Now that Donald Trump is pretty much a lock as the Republican nominee, some Democrats are in a festive mood. To them, Trump is a joke candidate who will be easily dispatched by Hillary Clinton in November.
Those Democrats should be careful what they wish for, and not get too cocky when there's a whole campaign ahead.
In the spring of 2015, the prospect of a Donald Trump presidential campaign was a joke. In the summer, the Trump campaign became an off-season distraction, an amusement for political junkies during the long months when congress was on vacation and there was nothing but reruns on TV.
The Summer of Trump became the Fall of Trump, then the Year of Trump, and here we are in mid May, with naysayers revising their predictions and admitting that, yes, Trump defied expectations by earning the Republican nomination, but he'll never be president.
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Isn't it about time people stopped trying to be Nostradamus? And haven't people learned their lesson about underestimating the most unconventional political candidate in recent memory? At the rate things are going, the same pundits could find themselves four years from now assuring readers and viewers that Trump will never, ever win a second term as president.
The Democrats celebrating Trump's all-but-assured nomination have been pointing to polls that show Clinton leading nationally. Never mind the fact that those same polls show a much closer race than expected in key swing states. And never mind the fact that, with Bernie Sanders still dogging Clinton in the primary race, it's entirely too early to start taking the pulse of likely voters in the general election.
As readers pressed him to seize on those polls and declare Clinton the heavy favorite, data journalist Nate Silver -- formerly of the New York Times and currently of ESPN's Five Thirty Eight -- went on a Twitter rant on May 10, telling the amateur prophets to calm down.
"For f--k's sake, America. You're going to make go on a rant about general election polls -- in May?" an annoyed Silver wrote, per Politico.
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Silver warned people not to jump to conclusions, pointing out that predicting Electoral College results requires "rich data," and noting, "We won't have that for a few months."
Apparently, Silver's learned his lesson. Back in September, he assured an audience at the 92nd Street Y in Manhattan that Trump was almost certainly not going to be the GOP nominee.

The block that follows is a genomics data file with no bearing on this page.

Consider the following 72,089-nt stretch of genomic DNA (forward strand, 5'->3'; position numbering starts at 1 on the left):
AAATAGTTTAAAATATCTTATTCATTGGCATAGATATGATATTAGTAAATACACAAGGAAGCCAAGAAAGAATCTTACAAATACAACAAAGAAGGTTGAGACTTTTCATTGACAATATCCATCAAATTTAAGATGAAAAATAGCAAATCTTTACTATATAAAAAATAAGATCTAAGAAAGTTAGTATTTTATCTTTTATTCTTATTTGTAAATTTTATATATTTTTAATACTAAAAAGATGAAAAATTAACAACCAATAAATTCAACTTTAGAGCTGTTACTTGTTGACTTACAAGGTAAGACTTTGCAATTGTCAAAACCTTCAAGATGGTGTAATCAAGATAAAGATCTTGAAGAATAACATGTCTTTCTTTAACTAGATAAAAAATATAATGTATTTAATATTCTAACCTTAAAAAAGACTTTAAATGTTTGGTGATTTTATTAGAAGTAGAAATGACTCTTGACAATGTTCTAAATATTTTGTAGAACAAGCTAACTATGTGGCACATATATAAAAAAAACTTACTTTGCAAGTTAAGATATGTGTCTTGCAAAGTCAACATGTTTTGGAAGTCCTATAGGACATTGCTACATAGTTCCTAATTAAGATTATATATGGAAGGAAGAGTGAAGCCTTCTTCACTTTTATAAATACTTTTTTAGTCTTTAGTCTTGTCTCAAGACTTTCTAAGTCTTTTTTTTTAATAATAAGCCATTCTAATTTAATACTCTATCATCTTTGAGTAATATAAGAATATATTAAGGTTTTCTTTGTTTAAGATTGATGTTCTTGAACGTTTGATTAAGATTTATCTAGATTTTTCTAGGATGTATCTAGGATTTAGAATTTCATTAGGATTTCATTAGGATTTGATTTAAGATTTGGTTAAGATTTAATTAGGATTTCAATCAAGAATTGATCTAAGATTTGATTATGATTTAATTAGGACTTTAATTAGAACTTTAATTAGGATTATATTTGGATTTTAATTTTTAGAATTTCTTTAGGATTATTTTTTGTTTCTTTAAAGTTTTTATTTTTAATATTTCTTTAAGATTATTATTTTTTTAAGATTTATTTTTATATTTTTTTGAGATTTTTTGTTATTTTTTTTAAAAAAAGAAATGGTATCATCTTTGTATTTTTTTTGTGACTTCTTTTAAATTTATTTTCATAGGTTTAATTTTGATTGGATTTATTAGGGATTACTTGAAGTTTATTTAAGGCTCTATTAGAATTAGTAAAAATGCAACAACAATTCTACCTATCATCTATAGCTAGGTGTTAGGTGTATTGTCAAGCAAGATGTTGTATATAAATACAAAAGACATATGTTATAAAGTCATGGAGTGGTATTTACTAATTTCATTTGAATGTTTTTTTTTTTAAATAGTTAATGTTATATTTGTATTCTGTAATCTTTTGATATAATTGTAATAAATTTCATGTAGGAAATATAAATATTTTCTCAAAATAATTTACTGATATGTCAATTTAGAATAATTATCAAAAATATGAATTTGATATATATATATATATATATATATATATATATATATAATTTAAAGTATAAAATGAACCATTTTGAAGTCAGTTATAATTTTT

"Calm down," Silver told the audience, according to Business Insider. Silver compared Trump to Clinton in 2008, and Rick Perry in 2011, candidates who had impressive leads at the same point, leads that ended up vanishing as the primary season went on.
The American Enterprise Institute's Norm Ornstein was one of only a handful of analysts who took the Trump campaign seriously when the real estate mogul officially launched his presidential bid in 2015. Ornstein points out that discounting Trump not only ignores the candidate's ability to defy conventions, but the ideological pendulum that usually prevents one party from holding the White House for more than two terms.
"When you have an election and history is not to be completely discounted, we know that elections that occur after eight years of a two-term president focus around how much change you want," Ornstein told Vox. "And Hillary Clinton still has that hurdle to overcome that she’s not exactly a candidate of change. And if events occur that create more of a desire for change, then people might roll the dice with Trump."
And that touches on another key point: Democrats who are feeling good about Clinton's chances, who might even feel a bit smug given Trump's negatives among important voter demographics, are forgetting just how polarizing Clinton is. Depending on the poll, Clinton's negatives are just as high as Trump's, and in some cases they're even worse.
One undeniable hurdle for Clinton is that people simply don't trust her. And that's not just the view of the general electorate -- it's a view held by a large number of Democrats, which is why Clinton is still slogging through a primary battle when many predicted she'd wrap up her party's nomination well before the Republicans had chosen a candidate.
At this point in the game, Clinton expected to be focused entirely on the general election. Instead, her campaign is still using its resources on the primary battle, assuring donors and backers that the Democrat will remain a strong candidate even as she continues to lose primaries to Sanders.
"The longer Bernie stays in, and the longer he is not mathematically out of the process, the weaker we're going to seem to be," former DNC chairman Don Fowler told Politico.
Finally, there's the nagging question of the Department of Justice and its investigation into Clinton's homebrew, rule-breaking, open records-defying email server. It's still unlikely that the DoJ, which is headed by a partisan who serves at the president's pleasure, will indict Clinton in an election year. Some people really are above the law, even when it comes to leaving state secrets carelessly unprotected for any hacker with a modicum of skill.
For Sanders supporters, the email scandal and possible indictment represent their last hope, the only obstacles that could certainly derail a Clinton candidacy. But if the FBI continues taking its time, the result of that investigation may come too late to help Sanders -- but just in time to help Trump.
Instead of celebrating a victory and underestimating an opponent who has thrived as an underdog, Clinton's supporters should prepare for a long, difficult slog to November.